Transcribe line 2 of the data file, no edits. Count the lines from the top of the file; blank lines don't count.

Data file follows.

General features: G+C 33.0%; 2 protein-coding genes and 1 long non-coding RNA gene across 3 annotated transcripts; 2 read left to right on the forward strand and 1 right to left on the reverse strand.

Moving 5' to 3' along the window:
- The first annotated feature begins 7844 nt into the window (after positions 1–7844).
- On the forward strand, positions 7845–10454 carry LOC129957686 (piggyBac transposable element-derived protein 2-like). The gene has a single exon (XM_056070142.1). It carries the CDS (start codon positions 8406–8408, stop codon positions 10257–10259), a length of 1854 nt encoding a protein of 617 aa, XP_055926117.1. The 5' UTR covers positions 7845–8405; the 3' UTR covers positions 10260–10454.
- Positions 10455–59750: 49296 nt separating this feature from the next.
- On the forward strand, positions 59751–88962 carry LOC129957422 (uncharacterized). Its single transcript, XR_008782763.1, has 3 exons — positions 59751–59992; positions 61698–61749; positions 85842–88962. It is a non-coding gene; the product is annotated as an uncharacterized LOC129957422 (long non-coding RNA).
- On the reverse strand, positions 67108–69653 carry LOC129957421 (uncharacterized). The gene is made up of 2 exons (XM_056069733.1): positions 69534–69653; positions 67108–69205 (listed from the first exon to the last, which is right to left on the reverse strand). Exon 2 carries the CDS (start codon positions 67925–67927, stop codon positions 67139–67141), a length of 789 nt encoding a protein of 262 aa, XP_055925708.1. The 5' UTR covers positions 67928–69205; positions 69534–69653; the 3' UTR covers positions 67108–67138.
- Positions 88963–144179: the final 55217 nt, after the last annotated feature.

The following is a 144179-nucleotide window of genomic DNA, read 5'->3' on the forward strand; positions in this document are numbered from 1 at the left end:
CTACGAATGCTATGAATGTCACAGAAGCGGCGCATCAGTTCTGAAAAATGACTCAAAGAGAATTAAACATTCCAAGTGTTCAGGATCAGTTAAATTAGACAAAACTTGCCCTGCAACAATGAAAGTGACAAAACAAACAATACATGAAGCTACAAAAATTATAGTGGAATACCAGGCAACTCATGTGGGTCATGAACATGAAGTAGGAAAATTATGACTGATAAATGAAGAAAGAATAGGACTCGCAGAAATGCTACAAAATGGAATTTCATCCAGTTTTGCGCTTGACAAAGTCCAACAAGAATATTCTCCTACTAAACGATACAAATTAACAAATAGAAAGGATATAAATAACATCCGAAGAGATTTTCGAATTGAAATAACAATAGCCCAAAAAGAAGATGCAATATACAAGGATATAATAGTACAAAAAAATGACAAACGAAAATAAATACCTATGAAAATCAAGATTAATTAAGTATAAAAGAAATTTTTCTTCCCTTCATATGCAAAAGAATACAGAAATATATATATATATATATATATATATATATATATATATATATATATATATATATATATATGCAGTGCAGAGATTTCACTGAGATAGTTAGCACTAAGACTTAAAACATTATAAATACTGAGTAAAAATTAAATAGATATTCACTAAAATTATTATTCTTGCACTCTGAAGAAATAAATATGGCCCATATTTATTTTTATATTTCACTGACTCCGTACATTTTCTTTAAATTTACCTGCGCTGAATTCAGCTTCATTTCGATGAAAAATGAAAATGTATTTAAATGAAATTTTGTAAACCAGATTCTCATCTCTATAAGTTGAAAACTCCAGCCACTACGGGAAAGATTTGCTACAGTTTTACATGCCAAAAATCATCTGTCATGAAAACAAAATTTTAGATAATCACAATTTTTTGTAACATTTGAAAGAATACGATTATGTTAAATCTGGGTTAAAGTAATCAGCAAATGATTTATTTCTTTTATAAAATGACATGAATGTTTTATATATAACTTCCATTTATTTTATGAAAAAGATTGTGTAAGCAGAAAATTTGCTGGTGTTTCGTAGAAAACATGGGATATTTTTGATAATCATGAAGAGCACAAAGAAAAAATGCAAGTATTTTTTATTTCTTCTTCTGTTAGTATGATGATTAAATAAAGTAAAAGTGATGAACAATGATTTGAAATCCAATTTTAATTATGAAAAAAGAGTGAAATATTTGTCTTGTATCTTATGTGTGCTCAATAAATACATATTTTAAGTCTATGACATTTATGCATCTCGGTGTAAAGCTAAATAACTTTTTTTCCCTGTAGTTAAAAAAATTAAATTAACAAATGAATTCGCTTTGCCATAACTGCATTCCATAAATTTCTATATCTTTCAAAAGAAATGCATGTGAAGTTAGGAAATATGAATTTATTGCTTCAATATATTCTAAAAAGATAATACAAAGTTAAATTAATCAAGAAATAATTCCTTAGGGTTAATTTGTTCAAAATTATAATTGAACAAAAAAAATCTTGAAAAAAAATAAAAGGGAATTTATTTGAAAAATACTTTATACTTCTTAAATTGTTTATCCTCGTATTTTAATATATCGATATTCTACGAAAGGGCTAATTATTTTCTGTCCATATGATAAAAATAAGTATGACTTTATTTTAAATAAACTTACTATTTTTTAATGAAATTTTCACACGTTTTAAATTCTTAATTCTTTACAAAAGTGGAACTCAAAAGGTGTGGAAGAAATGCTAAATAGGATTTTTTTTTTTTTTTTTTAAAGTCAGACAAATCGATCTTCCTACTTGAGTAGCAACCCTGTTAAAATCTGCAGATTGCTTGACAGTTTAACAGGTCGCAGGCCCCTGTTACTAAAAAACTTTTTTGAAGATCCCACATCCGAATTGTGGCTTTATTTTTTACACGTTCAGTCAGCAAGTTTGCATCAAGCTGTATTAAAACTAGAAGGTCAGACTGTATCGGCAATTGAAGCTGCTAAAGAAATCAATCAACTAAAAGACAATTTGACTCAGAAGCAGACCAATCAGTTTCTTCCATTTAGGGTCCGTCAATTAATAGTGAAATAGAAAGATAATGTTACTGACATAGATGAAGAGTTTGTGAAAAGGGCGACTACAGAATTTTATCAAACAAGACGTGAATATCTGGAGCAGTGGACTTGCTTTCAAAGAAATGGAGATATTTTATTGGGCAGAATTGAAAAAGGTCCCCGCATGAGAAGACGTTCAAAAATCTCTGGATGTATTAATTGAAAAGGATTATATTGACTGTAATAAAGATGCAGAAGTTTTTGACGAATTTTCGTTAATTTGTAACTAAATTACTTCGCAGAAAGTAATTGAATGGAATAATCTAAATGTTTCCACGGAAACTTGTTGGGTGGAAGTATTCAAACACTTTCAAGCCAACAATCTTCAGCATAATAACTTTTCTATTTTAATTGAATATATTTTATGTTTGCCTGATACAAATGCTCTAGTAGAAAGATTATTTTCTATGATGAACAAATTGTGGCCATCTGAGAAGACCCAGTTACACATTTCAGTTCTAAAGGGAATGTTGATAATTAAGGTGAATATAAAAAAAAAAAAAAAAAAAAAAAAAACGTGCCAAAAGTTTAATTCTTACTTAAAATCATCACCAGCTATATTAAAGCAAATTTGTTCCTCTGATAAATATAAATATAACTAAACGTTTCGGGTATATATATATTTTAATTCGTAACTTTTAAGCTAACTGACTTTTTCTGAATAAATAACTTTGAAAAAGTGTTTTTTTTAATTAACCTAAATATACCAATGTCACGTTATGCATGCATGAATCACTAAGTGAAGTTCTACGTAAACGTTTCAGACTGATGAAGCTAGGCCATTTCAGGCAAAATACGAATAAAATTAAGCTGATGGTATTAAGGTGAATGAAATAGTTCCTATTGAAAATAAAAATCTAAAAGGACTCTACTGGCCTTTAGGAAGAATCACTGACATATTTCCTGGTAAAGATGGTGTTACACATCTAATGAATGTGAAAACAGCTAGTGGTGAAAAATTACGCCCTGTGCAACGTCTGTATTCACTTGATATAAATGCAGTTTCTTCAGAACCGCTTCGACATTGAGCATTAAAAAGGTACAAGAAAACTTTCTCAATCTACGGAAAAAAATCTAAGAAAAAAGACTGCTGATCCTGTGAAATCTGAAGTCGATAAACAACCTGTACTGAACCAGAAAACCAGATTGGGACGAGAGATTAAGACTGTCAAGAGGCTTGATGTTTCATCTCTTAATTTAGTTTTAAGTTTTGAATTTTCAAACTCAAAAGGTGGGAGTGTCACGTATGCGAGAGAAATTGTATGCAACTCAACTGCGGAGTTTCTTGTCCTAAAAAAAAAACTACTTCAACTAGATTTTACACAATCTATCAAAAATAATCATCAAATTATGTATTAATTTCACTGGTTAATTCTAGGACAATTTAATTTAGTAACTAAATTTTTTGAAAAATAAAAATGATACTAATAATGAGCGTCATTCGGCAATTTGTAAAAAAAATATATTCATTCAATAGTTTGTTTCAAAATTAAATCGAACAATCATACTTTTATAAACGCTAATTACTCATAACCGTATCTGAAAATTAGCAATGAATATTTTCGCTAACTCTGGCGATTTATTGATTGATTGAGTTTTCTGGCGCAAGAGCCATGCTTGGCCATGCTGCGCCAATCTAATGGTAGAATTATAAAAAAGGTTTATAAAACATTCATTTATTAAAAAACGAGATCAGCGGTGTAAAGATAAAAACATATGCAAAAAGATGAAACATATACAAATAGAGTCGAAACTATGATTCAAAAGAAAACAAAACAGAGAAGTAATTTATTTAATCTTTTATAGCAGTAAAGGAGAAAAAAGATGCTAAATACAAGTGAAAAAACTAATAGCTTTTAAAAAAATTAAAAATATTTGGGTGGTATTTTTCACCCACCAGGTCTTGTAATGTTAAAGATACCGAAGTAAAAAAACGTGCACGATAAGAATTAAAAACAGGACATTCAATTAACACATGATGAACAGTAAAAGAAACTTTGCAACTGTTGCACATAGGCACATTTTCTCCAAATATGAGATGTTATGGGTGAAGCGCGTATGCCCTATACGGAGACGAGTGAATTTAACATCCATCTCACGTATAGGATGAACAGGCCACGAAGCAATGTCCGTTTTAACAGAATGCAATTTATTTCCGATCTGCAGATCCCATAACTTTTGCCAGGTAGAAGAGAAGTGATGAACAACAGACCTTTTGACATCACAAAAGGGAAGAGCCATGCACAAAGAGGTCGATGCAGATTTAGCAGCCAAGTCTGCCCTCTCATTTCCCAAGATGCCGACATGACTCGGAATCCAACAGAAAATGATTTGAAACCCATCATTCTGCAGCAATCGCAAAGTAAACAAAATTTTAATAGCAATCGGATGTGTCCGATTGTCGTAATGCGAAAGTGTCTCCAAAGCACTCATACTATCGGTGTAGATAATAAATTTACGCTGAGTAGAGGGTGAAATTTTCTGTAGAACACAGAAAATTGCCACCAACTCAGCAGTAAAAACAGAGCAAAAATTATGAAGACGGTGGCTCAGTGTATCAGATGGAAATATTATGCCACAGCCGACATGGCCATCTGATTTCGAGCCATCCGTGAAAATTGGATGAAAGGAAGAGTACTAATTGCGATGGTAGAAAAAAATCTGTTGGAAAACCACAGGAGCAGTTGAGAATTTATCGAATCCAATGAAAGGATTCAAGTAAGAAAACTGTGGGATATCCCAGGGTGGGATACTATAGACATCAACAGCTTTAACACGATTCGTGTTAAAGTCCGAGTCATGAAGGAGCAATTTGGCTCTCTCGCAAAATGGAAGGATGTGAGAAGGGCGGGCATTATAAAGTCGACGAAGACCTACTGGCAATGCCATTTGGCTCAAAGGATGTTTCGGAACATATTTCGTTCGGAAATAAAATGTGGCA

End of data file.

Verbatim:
Moving 5' to 3' along the window: